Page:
Healing at the Borderland of Medicine and Religion

Healing at the Borderland of Medicine and Religion

Healing at the Borderland of Medicine and Religion

Healing at the Borderland of Medicine and Religion

Synopsis

One of the transformations facing health care in the twenty-first century is the safe, effective, and appropriate integration of conventional, or biomedical, care with complementary and alternative medical (CAM) therapies, such as acupuncture, chiropractic, massage therapy, herbal medicine, and spiritual healing. In Healing at the Borderland of Medicine and Religion, Michael H. Cohen discusses the need for establishing rules and standards to facilitate appropriate integration of conventional and CAM therapies.

The kind of integrated health care many patients seek dwells in a borderland between the physical and the spiritual, between the quantifiable and the immeasurable, observes Cohen. But this kind of care fails to present clear rules for clinicians regarding which therapies to recommend, accept, or discourage, and how to discuss patient requests regarding inclusion of such therapies. Focusing on the social, intellectual, and spiritual dimensions of integrative care and grounding his analysis in the attendant legal, regulatory, and institutional changes, Cohen facilitates a multidisciplinary conversation about the shift to a more fluid, pluralistic health care environment.

Excerpt

At the First International Congress on Tibetan Medicine in Washington, D.C., the Dalai Lama reminded the audience that the first, international congress on Tibetan medicine was actually held in the seventh or eight century, not the twentieth. Furthermore, the congress was held in Tibet, not in the American capital, and finally, the historical conclave focused on the shared medical traditions of India, Nepal, China, Persia, and Tibet, traditions that already reflected an ethic of medical pluralism. The Dalai Lama went on to point out that even at that meeting—long before the notion of “complementary therapies” had become popular in the United StatesTibetan medical culture already represented an amalgamation of influences from other traditions, and it already manifested deep respect for international collaboration and shared research efforts.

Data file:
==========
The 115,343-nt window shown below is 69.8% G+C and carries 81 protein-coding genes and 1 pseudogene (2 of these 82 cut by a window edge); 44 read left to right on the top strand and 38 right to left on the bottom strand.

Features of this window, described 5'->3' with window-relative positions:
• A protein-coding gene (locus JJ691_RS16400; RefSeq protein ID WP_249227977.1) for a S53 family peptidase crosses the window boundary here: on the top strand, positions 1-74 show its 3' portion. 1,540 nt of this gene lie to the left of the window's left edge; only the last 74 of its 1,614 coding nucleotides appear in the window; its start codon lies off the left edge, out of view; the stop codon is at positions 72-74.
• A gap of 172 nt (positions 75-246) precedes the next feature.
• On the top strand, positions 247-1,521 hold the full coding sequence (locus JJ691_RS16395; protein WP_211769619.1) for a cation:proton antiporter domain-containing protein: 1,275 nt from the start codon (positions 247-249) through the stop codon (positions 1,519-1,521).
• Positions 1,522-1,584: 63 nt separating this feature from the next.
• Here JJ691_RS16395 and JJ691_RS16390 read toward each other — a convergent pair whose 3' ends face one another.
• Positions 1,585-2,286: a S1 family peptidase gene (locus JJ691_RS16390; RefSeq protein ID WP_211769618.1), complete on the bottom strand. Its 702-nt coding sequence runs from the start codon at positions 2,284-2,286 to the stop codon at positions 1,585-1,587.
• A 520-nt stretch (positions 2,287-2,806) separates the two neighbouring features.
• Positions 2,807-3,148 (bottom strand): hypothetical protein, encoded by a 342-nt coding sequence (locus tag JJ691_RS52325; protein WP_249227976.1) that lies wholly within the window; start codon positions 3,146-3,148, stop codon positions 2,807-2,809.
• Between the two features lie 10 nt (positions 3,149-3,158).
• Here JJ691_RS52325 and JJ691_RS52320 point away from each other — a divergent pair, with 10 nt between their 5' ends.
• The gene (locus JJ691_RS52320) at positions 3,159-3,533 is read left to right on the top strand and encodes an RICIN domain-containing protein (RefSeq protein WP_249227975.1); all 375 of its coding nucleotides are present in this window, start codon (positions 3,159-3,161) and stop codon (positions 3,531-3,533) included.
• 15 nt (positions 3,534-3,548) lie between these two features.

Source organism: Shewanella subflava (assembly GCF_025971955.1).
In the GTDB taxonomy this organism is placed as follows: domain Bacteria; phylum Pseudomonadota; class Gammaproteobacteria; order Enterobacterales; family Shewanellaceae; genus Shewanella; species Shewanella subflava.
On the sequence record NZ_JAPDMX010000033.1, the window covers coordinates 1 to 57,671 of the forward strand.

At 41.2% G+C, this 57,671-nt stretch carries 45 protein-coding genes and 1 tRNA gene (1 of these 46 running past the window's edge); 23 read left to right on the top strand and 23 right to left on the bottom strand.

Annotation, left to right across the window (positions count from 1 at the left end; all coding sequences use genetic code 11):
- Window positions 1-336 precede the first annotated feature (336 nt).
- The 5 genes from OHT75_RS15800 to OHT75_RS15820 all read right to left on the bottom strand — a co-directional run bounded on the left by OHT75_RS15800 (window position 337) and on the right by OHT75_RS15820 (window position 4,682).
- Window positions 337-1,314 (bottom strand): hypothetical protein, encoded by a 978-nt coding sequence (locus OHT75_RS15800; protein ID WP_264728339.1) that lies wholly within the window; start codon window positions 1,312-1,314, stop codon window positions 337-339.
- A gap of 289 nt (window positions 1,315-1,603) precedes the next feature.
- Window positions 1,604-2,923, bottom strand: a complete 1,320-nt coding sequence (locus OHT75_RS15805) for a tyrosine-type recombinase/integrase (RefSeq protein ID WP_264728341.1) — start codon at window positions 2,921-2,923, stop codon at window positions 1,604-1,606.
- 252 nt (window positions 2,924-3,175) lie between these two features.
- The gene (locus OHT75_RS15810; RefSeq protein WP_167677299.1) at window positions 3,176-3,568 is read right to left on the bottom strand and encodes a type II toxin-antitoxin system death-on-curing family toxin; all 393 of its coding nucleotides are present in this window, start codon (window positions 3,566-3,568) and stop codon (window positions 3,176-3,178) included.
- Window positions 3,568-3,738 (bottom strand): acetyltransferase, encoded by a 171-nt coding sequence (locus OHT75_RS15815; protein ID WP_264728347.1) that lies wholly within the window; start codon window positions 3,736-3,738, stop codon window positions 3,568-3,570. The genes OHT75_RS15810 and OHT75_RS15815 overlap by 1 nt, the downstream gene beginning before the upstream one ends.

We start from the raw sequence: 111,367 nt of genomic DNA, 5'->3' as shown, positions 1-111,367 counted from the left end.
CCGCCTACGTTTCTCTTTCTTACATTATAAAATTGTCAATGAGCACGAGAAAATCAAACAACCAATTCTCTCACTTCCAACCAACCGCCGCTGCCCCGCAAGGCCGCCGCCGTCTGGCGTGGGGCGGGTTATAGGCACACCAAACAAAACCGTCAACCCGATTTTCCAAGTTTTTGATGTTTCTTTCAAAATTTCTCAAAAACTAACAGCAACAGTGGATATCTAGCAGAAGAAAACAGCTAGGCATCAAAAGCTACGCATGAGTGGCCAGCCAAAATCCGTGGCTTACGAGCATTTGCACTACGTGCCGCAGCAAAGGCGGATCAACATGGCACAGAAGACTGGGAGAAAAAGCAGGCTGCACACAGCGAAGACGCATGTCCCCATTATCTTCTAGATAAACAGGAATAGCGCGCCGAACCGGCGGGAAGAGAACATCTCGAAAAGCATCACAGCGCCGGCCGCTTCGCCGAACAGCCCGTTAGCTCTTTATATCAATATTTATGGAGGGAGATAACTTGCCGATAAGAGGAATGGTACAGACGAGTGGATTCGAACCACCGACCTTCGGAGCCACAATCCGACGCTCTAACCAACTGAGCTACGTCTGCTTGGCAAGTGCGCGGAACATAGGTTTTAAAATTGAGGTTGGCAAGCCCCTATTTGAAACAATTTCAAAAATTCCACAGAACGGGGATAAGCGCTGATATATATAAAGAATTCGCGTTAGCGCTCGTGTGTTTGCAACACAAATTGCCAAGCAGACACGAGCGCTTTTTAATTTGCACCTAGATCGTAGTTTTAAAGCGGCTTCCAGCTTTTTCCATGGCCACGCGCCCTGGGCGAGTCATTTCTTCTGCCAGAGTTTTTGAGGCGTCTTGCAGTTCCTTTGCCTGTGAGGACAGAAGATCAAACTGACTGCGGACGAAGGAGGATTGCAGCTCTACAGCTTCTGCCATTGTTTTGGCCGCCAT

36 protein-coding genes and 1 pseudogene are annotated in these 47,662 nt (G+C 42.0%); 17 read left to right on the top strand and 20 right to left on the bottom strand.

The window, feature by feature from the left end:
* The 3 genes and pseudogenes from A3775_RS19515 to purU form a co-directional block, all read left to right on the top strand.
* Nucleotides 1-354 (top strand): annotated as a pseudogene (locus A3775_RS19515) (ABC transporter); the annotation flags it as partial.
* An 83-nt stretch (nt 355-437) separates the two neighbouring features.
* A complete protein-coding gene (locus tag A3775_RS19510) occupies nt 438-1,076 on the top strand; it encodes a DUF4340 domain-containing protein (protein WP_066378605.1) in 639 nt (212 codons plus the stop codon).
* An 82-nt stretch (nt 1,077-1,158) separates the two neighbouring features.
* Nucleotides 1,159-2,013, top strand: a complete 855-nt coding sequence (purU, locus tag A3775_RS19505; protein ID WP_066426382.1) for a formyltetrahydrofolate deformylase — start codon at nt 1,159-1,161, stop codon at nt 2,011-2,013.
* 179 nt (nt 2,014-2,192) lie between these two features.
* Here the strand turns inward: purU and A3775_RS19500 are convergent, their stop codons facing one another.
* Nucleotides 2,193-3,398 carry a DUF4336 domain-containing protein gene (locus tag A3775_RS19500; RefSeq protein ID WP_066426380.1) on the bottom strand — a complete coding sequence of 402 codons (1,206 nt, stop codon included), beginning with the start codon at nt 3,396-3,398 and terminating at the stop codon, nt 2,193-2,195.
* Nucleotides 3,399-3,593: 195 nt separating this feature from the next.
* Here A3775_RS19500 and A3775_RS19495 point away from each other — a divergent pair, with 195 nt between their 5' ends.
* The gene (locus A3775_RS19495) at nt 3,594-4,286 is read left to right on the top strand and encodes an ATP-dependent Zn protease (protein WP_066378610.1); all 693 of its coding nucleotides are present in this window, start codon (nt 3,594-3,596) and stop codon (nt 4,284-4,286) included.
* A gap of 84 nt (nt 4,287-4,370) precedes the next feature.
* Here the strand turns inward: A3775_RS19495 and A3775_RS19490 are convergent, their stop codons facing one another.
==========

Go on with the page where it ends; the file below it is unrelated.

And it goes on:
With gentle humor, in his keynote address the Dalai Lama reflected on the hubris and ethnocentrism often described as embedded in modern scientific efforts within the Western Hemisphere to understand indigenous and other medical traditions. The medical stance implicitly critiqued by the Dalai Lama has been described by some critics as one of “co-optation” and assimilation, rather than true collaboration between camps. In other words, even when open to exploring other medical systems, clinicians and research scientists adhering too rigidly to the Western, scientific model—that is, without fully appreciating the asserted role of consciousness in medi-

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